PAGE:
Tuesday, October 29, 2013

Three Questions to Ask

So you have had a consultation with an attorney, you have identified your issues, and now you’re ready to hire a non-attorney to prepare your legal documents. What are the questions you should ask before hiring someone?

Is this person a court certified legal document preparer?
Anyone who charges you money to prepare your legal matter must either be a licensed attorney or court certified legal document preparer. In addition, they must put their name and certification number on all of your legal documents. If they do not, they are probably hiding something; more than likely the fact that they are preparing your documents illegally.

What is their price, and is it clearly stated in writing?
It is extremely important to understand what you will be charged, and that these fees are clearly stated and in writing. In addition, you should understand what other costs are involved in your case such as court filing fees and third party service costs as these can often be quite high. Imagine the following:

You find someone who says they will do your uncontested divorce for $200. You give them the money and they prepare your initial papers. You think to yourself, “Great, I can afford this!”

When you go file your case you find out that the clerk of the court is going to charge you $350 to open your case.

You go back to the document preparer’s office and they charge you another $100 for giving it to a ‘guy they know’ who will serve the documents on your spouse. By this time your bank account is beginning to look positively empty, but you push on.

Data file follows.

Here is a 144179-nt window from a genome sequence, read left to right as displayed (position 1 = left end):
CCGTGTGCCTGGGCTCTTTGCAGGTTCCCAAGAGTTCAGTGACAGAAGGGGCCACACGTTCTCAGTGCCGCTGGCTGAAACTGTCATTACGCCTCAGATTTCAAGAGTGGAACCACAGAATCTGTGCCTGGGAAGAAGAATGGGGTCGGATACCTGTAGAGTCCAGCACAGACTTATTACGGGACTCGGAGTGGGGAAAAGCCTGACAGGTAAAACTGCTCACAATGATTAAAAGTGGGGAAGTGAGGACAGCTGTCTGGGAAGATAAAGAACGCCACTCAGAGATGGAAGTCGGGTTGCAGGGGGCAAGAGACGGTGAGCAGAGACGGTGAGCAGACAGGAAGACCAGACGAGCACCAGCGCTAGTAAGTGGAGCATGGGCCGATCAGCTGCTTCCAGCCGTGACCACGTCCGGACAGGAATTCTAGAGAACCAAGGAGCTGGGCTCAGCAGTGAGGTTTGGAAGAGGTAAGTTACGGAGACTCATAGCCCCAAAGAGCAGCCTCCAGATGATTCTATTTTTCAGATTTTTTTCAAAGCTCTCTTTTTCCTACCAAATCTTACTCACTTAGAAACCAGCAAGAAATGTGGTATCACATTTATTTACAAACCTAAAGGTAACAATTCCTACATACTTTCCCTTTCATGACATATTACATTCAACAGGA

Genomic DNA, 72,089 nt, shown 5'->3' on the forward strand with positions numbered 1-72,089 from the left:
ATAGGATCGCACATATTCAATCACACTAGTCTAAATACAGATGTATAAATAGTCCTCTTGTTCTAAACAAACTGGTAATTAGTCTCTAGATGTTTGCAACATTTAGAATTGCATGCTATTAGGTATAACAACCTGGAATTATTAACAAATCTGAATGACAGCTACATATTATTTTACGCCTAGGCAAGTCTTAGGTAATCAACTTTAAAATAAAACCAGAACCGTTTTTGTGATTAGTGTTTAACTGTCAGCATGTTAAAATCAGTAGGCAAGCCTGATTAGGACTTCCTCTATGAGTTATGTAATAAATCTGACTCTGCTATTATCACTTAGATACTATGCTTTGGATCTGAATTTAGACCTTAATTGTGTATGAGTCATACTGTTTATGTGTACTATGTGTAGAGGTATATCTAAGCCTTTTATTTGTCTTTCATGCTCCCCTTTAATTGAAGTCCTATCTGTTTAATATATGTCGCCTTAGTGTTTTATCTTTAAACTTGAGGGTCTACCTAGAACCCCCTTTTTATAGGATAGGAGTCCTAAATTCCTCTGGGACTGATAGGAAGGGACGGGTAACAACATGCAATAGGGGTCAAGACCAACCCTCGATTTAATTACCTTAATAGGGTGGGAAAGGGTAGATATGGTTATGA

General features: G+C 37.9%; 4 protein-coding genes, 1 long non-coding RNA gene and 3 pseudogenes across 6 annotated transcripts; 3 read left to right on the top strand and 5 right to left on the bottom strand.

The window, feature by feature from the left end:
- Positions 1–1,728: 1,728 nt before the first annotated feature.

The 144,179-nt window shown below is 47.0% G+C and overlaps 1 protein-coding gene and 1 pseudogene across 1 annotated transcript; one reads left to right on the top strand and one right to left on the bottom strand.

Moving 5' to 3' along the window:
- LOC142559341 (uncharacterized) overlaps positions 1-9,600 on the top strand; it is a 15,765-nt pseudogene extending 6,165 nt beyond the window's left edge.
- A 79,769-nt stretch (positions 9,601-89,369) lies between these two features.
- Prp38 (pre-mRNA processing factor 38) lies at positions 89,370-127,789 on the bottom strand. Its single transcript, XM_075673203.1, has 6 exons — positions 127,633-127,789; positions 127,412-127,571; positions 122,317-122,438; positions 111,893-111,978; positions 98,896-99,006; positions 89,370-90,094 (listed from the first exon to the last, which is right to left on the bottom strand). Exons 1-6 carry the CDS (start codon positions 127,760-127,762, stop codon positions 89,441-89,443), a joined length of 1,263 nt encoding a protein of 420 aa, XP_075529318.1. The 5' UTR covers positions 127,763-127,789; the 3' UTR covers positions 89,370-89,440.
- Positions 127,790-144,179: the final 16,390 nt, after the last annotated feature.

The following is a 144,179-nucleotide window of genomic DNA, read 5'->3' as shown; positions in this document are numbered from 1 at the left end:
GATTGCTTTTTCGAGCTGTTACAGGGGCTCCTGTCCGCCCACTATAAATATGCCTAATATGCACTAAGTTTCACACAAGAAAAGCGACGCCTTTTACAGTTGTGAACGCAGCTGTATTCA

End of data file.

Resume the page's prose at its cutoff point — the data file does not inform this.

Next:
Twenty days later you go to the document preparer to have them prepare your default application and final orders. The document preparer smiles and says, “Excellent, that will only be another $500.”

What you initially thought was only going to cost your $200 eventually ended up costing you $1,150.

Do they over promise or guarantee success?
The cold, hard fact is that there are no guarantees in a legal case (especially in a family law case). Anyone who claims to know the outcome beforehand is either lying or does not really know what they are talking about. That may sound harsh, but it’s true. An experienced attorney may have a good guess on how a case will turn out, but even the best attorney only deals in probabilities.

A legal document preparer who guarantees that they will get you sole custody of the kids, or a certain amount of alimony, etc., is at best not dealing with you honestly, and at worst is probably engaged in the unauthorized practice of law.